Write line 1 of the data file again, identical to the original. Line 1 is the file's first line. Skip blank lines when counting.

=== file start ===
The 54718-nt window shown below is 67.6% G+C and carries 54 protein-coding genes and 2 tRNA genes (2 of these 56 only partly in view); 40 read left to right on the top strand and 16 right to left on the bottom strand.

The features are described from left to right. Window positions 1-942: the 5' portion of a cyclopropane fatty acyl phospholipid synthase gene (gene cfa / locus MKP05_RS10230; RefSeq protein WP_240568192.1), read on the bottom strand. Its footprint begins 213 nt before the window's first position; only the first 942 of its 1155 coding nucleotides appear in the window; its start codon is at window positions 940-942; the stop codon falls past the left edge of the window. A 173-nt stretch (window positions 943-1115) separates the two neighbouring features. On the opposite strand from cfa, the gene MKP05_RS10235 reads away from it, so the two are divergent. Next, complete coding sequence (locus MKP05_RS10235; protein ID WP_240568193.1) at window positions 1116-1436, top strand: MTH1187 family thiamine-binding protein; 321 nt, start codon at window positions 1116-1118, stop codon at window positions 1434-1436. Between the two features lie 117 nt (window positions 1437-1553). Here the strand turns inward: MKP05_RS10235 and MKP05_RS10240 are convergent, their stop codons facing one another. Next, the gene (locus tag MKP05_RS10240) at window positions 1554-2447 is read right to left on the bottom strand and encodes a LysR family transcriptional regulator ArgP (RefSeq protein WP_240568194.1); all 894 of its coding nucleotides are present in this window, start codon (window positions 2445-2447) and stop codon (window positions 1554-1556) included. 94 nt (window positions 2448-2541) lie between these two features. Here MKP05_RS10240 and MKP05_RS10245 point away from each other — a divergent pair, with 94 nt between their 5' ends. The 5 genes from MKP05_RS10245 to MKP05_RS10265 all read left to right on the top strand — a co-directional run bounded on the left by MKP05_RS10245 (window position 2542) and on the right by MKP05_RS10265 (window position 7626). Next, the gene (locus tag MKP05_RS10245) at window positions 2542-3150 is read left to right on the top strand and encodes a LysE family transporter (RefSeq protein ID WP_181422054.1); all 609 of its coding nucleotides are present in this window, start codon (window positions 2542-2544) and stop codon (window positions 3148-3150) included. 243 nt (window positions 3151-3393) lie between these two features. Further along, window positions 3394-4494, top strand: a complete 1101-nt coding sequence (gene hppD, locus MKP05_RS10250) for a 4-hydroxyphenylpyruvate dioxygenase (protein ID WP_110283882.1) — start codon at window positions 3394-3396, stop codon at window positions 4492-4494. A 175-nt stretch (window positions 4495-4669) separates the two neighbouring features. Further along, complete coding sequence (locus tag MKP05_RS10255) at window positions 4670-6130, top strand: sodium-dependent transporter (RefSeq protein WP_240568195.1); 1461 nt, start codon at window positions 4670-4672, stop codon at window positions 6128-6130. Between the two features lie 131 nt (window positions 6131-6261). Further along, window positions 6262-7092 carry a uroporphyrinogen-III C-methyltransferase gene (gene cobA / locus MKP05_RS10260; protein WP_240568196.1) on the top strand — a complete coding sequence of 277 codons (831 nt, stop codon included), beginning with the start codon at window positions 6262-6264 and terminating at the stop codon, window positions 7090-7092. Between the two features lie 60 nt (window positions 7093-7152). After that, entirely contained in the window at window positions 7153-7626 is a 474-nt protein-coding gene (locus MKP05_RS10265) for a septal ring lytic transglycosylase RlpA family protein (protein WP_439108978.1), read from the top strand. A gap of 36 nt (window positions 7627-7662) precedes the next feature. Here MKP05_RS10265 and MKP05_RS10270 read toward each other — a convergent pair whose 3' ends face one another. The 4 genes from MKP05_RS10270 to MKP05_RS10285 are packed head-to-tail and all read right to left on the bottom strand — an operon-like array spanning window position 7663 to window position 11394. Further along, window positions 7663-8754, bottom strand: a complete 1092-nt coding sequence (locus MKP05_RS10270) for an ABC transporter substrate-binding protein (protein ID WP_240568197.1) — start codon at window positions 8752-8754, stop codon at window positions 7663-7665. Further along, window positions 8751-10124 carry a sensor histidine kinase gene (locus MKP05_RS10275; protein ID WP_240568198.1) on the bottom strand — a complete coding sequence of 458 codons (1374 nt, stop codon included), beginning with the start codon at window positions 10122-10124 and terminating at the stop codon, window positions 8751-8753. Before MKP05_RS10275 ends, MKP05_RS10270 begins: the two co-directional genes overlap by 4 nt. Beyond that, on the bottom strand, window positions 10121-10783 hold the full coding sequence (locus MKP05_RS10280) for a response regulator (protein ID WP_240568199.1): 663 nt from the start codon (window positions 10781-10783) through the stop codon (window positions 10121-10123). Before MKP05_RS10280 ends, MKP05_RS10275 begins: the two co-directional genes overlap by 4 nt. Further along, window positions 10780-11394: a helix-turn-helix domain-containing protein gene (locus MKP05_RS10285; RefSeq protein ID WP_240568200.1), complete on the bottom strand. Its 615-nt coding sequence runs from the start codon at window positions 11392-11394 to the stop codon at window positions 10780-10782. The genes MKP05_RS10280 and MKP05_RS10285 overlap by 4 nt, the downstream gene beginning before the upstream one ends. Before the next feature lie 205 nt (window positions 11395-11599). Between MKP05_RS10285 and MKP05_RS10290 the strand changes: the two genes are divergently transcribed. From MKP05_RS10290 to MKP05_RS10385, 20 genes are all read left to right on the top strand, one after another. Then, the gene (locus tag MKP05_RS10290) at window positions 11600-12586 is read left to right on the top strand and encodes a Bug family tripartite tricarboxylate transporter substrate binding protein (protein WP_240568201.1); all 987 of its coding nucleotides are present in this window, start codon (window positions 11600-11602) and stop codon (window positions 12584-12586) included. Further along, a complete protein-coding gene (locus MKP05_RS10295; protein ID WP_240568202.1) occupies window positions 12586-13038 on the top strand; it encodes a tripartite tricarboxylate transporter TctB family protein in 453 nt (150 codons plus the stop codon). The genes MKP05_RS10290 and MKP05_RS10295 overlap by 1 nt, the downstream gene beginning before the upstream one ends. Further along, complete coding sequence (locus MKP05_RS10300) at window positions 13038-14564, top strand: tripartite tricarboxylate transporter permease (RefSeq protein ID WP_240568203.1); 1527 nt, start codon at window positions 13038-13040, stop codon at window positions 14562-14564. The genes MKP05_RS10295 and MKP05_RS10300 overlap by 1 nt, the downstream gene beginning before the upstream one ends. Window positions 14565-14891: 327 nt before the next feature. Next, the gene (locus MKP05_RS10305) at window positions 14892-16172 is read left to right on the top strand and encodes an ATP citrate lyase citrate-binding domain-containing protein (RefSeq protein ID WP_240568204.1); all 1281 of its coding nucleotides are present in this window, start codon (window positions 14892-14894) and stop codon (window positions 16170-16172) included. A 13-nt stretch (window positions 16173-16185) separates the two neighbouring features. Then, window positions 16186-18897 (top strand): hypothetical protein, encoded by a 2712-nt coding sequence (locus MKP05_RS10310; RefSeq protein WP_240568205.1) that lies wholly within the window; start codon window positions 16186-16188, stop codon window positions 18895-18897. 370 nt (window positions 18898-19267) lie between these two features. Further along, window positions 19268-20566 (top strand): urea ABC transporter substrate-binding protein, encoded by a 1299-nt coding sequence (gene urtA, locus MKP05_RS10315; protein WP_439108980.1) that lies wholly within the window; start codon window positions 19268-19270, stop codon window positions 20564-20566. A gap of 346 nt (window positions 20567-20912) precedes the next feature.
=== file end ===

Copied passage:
The 54718-nt window shown below is 67.6% G+C and carries 54 protein-coding genes and 2 tRNA genes (2 of these 56 only partly in view); 40 read left to right on the top strand and 16 right to left on the bottom strand.